Runner's World and Men's Health (although I'm almost certain to cancel my subscription soon since all they write about is food, sex, and abs exercises...I'm not sure why I subscribed to begin with), and local publications like the Greater Fort Wayne Business Weekly, Business People, and Fort Wayne Monthly. But overall, my time spent with magazines is declining. A great example is Time, which I subscribed to for more than 10 years before canceling a couple years ago. It just seemed like most of its content was old news by the time it hit my mailbox. This is where local magazines have an advantage, because it's hard to find the same information on the web and the content is potentially more relevant to my information needs.

- Outdoor is the one medium that seems to be least impacted by new media. But it's also among the media most likely to be executed in a way that makes it totally ineffective. Creating a billboard is deceptively difficult, but if you follow the rules of good design, I'll listen to what you have to say. But only for about three seconds.

As someone in marketing, I continue to use myself as a reality check when considering how to connect an audience and a message. It's not easy today, and it's not going to get any easier as technology continues to give us more choices.

How about you? What do you watch, listen to, and read? How have your media consumption habits changed during the past few years?

*Recommended reading: Lev Grossman's "
Getting Rid of My TV" at

1 comment:

ScLoHo (Scott Howard) said...

Many of my media habits are influenced by my profession. Like you, the internet has become my top source for information. Between reading, writing, and entertainment, it could replace all other sources of similar media.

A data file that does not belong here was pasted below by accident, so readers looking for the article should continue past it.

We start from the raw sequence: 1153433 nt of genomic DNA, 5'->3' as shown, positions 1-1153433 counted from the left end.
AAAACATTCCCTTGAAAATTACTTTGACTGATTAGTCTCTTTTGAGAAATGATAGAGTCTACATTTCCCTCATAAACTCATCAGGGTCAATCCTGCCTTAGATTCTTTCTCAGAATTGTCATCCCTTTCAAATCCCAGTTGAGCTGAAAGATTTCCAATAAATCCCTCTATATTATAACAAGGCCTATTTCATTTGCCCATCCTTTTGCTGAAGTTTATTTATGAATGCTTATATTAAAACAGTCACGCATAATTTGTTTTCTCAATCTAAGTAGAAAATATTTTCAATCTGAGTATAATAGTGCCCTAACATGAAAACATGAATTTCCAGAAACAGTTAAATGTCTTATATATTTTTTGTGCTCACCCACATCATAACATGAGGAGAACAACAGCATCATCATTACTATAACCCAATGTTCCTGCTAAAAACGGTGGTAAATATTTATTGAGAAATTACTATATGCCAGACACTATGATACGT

However, my wife is still a television person, and we subscribe to a cable service that includes internet and television. Often we do parallel play, my laptop and her tv.

There are 4 tv's in our house, and only 2 of us living at our home fulltime.

My radio is on whenever I'm in the car. I listen mostly to talk including NPR. I'll also flip on the radio in my office when I am there.

We get the newspaper delivered on the weekend and I will go through it every couple of weeks, checking to see who is advertising, a work related activity. I also listen to other radio stations to see who is advertising.

I agree with your assessment of billboards, however there is another type of sign cropping up, the LED style color signs that business are buying, but not using to their best advantage yet.

I also read books. At least 30 minutes a day. Mostly biographies, and marketing materials.